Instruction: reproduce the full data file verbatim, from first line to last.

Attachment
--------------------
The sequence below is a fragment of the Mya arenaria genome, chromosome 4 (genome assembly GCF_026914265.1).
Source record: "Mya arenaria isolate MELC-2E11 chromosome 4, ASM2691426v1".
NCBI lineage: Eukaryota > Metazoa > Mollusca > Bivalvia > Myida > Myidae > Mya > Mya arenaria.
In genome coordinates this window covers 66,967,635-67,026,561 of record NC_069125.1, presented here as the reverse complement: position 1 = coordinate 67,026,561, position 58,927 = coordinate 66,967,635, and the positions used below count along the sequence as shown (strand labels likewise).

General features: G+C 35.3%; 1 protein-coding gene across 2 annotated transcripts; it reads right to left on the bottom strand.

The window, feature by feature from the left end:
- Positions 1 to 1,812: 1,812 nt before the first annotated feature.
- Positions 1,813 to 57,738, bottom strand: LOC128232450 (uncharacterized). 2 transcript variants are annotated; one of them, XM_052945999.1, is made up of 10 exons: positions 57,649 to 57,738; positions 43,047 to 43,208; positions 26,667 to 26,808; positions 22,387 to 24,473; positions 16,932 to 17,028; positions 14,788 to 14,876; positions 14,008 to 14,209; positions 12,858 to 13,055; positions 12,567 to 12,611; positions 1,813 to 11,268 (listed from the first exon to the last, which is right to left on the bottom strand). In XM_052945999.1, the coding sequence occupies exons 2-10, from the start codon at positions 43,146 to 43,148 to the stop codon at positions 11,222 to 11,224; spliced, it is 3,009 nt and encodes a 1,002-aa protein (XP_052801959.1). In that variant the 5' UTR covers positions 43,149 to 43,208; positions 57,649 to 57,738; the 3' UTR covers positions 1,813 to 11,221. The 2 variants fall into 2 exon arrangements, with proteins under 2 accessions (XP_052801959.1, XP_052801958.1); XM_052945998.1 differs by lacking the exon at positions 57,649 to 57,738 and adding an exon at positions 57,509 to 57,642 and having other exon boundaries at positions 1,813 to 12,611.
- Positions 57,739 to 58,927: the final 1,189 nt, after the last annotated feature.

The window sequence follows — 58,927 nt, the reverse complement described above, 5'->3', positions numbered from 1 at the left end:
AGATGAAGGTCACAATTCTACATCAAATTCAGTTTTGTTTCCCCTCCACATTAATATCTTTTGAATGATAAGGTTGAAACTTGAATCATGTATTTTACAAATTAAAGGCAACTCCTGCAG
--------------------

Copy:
The sequence below is a fragment of the Mya arenaria genome, chromosome 4 (genome assembly GCF_026914265.1).
Source record: "Mya arenaria isolate MELC-2E11 chromosome 4, ASM2691426v1".
NCBI lineage: Eukaryota > Metazoa > Mollusca > Bivalvia > Myida > Myidae > Mya > Mya arenaria.
In genome coordinates this window covers 66,967,635-67,026,561 of record NC_069125.1, presented here as the reverse complement: position 1 = coordinate 67,026,561, position 58,927 = coordinate 66,967,635, and the positions used below count along the sequence as shown (strand labels likewise).

General features: G+C 35.3%; 1 protein-coding gene across 2 annotated transcripts; it reads right to left on the bottom strand.

The window, feature by feature from the left end:
- Positions 1 to 1,812: 1,812 nt before the first annotated feature.
- Positions 1,813 to 57,738, bottom strand: LOC128232450 (uncharacterized). 2 transcript variants are annotated; one of them, XM_052945999.1, is made up of 10 exons: positions 57,649 to 57,738; positions 43,047 to 43,208; positions 26,667 to 26,808; positions 22,387 to 24,473; positions 16,932 to 17,028; positions 14,788 to 14,876; positions 14,008 to 14,209; positions 12,858 to 13,055; positions 12,567 to 12,611; positions 1,813 to 11,268 (listed from the first exon to the last, which is right to left on the bottom strand). In XM_052945999.1, the coding sequence occupies exons 2-10, from the start codon at positions 43,146 to 43,148 to the stop codon at positions 11,222 to 11,224; spliced, it is 3,009 nt and encodes a 1,002-aa protein (XP_052801959.1). In that variant the 5' UTR covers positions 43,149 to 43,208; positions 57,649 to 57,738; the 3' UTR covers positions 1,813 to 11,221. The 2 variants fall into 2 exon arrangements, with proteins under 2 accessions (XP_052801959.1, XP_052801958.1); XM_052945998.1 differs by lacking the exon at positions 57,649 to 57,738 and adding an exon at positions 57,509 to 57,642 and having other exon boundaries at positions 1,813 to 12,611.
- Positions 57,739 to 58,927: the final 1,189 nt, after the last annotated feature.

The window sequence follows — 58,927 nt, the reverse complement described above, 5'->3', positions numbered from 1 at the left end:
AGATGAAGGTCACAATTCTACATCAAATTCAGTTTTGTTTCCCCTCCACATTAATATCTTTTGAATGATAAGGTTGAAACTTGAATCATGTATTTTACAAATTAAAGGCAACTCCTGCAG